I often wonder what makes the word ‘alternative’ signify coolness instead of its actual meaning; a different possibility or something unconventional. Some of us seem to be drawn towards that which is not mainstream or well known, purely as a clear indicator of quality. Perhaps we are asserting some sort of individuality by identifying with things that no one else would dare identify with. Obscure food, foreign films, and “underground” music are things I greatly enjoy, yet I am well aware that I am sadly not particularly special in my tastes and preferences, because countless other people enjoy the same bands and films that I do. Maybe the alternative is not so alternative after all then, as what starts off as underground, ends up gaining a huge following and generates much wealth and business.
In fact, this is a widely accepted assertion, seen through countless internet memes which have appeared as a form of self-satire, playing on the idea of a cool alternative culture which claims to hold rights to certain “qualities”. For example, take a look at the following captions circling the web:
Yet, I do believe that there is something intrinsically valuable in our shared “alternative” culture, in that it seeks to introduce difference and variety into our lives.
Alternative businesses, for example, are often more inclined to pursue ethical dealings which work as an added selling point for the alternate. It is true that for newcomers to succeed in the marketplace and generate wealth in this economic climate, they require something truly unique and original. Due to my fascination around this topic, I sought to discover how and why people go into developing these alternative businesses.
I met with Chris Narey, the founder of Secret Store, an online fashion shop which was set up only a few months ago, and offers a variety of shirts and jumpers, all of which carry prints designed by artists.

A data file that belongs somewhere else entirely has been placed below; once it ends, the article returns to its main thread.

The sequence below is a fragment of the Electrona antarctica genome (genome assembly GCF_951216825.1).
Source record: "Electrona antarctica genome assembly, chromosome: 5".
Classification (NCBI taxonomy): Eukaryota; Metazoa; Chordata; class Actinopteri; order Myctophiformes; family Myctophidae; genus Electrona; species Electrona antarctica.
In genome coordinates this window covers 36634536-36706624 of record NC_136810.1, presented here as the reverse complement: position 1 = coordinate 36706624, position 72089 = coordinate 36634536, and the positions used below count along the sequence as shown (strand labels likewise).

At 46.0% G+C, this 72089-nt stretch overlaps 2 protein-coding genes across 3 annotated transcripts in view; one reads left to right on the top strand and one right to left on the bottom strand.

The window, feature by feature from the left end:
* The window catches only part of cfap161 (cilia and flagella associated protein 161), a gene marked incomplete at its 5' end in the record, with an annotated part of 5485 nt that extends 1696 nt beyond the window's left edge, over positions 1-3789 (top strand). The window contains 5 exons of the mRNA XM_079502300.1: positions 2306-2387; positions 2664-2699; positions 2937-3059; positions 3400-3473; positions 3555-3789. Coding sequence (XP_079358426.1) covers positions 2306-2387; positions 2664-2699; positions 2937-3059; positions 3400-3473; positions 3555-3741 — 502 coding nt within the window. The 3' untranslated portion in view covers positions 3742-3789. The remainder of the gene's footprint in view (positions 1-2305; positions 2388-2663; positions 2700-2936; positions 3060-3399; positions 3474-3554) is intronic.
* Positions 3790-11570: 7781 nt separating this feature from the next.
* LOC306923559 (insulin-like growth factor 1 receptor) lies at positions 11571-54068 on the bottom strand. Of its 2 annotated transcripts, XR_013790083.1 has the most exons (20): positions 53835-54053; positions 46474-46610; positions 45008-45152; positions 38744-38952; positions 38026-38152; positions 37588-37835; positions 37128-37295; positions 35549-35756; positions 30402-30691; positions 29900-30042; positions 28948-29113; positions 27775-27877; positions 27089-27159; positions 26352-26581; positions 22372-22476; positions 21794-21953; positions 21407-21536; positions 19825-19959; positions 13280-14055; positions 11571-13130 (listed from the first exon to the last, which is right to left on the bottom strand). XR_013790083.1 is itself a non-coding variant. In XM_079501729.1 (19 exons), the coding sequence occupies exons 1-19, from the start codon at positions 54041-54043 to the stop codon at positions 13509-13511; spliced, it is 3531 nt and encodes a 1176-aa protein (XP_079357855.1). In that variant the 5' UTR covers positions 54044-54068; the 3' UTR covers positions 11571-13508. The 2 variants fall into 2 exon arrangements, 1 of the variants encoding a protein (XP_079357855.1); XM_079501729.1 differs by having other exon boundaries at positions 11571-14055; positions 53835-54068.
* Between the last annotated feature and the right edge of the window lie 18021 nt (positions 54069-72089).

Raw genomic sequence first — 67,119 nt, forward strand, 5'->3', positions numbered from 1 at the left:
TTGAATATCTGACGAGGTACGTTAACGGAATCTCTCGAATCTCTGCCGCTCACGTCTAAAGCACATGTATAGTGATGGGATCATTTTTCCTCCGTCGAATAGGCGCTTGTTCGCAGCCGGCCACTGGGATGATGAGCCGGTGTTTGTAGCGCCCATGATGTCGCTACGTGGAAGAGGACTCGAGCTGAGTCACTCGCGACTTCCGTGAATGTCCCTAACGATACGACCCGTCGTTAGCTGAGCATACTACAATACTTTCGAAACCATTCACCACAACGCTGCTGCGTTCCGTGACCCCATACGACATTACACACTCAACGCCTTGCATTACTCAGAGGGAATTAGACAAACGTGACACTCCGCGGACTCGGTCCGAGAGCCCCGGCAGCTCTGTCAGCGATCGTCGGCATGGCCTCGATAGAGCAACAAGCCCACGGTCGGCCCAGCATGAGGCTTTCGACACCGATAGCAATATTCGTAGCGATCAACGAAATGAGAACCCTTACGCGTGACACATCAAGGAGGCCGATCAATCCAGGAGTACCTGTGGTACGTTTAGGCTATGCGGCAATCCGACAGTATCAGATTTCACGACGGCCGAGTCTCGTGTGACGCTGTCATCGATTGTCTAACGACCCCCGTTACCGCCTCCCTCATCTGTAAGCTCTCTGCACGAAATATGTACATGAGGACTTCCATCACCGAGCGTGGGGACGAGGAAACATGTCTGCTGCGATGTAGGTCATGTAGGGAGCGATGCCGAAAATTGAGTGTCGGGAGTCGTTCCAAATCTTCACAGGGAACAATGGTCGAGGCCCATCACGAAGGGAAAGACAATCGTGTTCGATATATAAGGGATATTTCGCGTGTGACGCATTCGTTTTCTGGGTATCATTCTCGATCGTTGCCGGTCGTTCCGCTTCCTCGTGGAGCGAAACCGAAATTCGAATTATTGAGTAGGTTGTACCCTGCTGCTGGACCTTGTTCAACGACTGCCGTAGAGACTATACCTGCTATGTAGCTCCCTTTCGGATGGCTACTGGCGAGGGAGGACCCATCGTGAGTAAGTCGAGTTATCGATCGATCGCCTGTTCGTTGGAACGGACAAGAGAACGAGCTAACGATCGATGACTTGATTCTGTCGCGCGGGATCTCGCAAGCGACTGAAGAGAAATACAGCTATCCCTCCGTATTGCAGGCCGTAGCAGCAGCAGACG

According to Chris the idea for Secret Store came about in a strive towards exclusivity (I think we all recognise how Topshop muscled its way into the alternative market and effectively covertly caused mass conformity disguised as the unique). This premise led Secret Store to its next logical step; seeking out artists and illustrators in order to provide a potentially endless stream of creativity and exclusivity.
The store has proven a big hit across London open markets, and in a way much more constructive than those tasks on The Apprentice. Chris explains that the store creates a symbiotic relationship between art and business as both parties rely on each other. Secret Store collaborates with artists and offers them a platform for showcasing and highlighting their work by offering their designs to the public, while the store’s USP remains intact with access to continuous exclusive material. Designs range from purple king heads, a deceased key and statements on gender and society.
Chris also explains that the material for the shirts and jumpers are ethically sourced as the store adheres to a fair trade policy. In this way the store seems to focus on a synergy between production, design and retail, in which all parties involved benefit. Whether the designs are to your liking or not, and whether you think that there is something not quite right about seeking out exclusivity for the sake of it, such initiatives come as a breath of fresh air in our society of cold, uncaring business, or at the very least provides us with a tad more variety to help our lives seem that little bit more interesting.
Photo Credits: http://www.secret-store.co.uk/product/abracadabra
Reclaim Your Stage:
The Platform is a groundbreaking blog that provides current affairs and cultural commentary. Our pieces offer challenging opinions from a range of spectrums; that’s why we love hosting a platform for them.